Recently a 16-volume publication came out with “rare and precious” (guji zhenben 古籍珍本) travel manuscripts in the collection of the National Library of China (NLC). Having flipped through the volumes, I was surprised to find a text titled Xiongyali youji 匈牙利游記 (Record of travelling in Hungary). This looked very interesting because it seemed to be an unknown manuscript of a Chinese person who had travelled to Hungary sometime during the late 19th or early 20th centuries. It was written in classical Chinese and talked about travelling to different parts of the country, visiting Gypsy communities and Slovak villages, etc. It was all very exciting and I only became suspicious when I read at the end of the text that the person had to go to the British Embassy after the local chief of police at the Russian border confiscated his camera. But I reasoned that this Chinaman might have been a British resident or that he had friends there.
A few months later by sheer accident I found the original of this story, published by the English photographer A. W. Cutler in the popular Wide World Magazine under the title “A Picture Hunter in Hungary” (1914, XXXII-XXXIII). So I realized that the Chinese version was a translation from English. Of course, the manuscript at the NLC said nothing about all this but now I had clear evidence that the story was authored by an English photographer in 1914. As I looked more carefully through the 16 volumes of travelogues, I also found some other translations, although in some cases they were clearly marked as being translated from another language. As it turned out, most of these modern travel accounts have been published around 1914 in the popular Shanghainese journal Xiaoshuo yuebao 小說月報. Whether the manuscripts at the NLC collection were a copy made for the journal or the journal simply used them remains unclear.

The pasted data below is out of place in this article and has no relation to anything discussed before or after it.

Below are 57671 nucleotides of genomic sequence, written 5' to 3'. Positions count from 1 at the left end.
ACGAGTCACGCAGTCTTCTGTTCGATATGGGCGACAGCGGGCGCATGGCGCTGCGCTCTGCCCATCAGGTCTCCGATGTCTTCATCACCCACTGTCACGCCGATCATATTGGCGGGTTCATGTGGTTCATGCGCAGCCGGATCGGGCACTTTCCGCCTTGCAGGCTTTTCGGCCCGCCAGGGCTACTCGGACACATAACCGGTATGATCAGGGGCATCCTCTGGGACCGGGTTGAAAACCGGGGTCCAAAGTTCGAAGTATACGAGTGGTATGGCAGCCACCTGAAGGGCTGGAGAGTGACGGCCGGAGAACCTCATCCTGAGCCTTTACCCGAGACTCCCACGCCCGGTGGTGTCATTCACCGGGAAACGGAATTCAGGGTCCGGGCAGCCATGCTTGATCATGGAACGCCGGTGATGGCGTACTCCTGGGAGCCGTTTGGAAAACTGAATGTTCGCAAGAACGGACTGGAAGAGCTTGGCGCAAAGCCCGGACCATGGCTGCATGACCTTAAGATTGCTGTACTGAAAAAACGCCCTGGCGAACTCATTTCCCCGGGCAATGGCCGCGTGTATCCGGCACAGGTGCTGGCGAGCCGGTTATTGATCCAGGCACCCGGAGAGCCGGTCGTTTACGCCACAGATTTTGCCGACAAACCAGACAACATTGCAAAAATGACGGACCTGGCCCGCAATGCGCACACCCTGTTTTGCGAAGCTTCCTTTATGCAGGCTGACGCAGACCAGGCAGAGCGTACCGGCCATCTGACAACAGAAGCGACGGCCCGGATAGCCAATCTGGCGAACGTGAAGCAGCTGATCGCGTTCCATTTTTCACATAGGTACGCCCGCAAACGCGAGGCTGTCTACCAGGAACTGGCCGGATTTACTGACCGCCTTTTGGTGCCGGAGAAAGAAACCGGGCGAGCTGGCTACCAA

But what I would like to draw attention to here is the fact that we have a group of manuscripts published as “rare and precious” (guji zhenben 古籍珍本) and in reality they are translations of stories taken from a pulp magazine in another country. This is precisely what the Wide World Magazine was, an adventure magazine with a questionable degree of credibility. And yet when the stories were adopted by intellectuals in Shanghai and translated into elegant classical Chinese, they suddenly become much more valuable.
We should not forget either that there is a “manuscript” aspect to all of this. Many of the texts in the 16 volumes are handwritten translations of printed stories from cheap popular periodicals. Yes, they are manuscripts but neither autograph diaries nor copies in a long line of transmission. Instead, they are much more ordinary things and by calling them “rare and precious” yet publishing them without a single line of explanation creates the impression that they are something they are not. I think that this transition from print to manuscript, from English to Chinese, from adventure stories to elegant prose is a fascinating aspect of textual transmission. It reminds us that the process of transmission is much more complex than just making copies from earlier copies. Texts can re-incarnate in different form, language and context and in the course of this their value and function may change completely. In fact, they are no longer the same text, as in their new environment they are reborn with a new identity.
In the Guoli tushuguan in Taiwan there’s an “old” manuscript of the Shuofu which I have demonstrated is certainly a post-1926 copy, since it was collated with Wang Guowei’s 1926 edition of the Shengwu qinzheng lu.
That is an exciting discovery! That just shows that our knowledge of editions is still very limited and the reliability of dating is quite poor. After all, to this date scholars argue whether certain Dunhuang manuscripts are forgeries or not. If the top specialists in the field do not agree, there is indeed little hope for the average researcher to make sense of all this.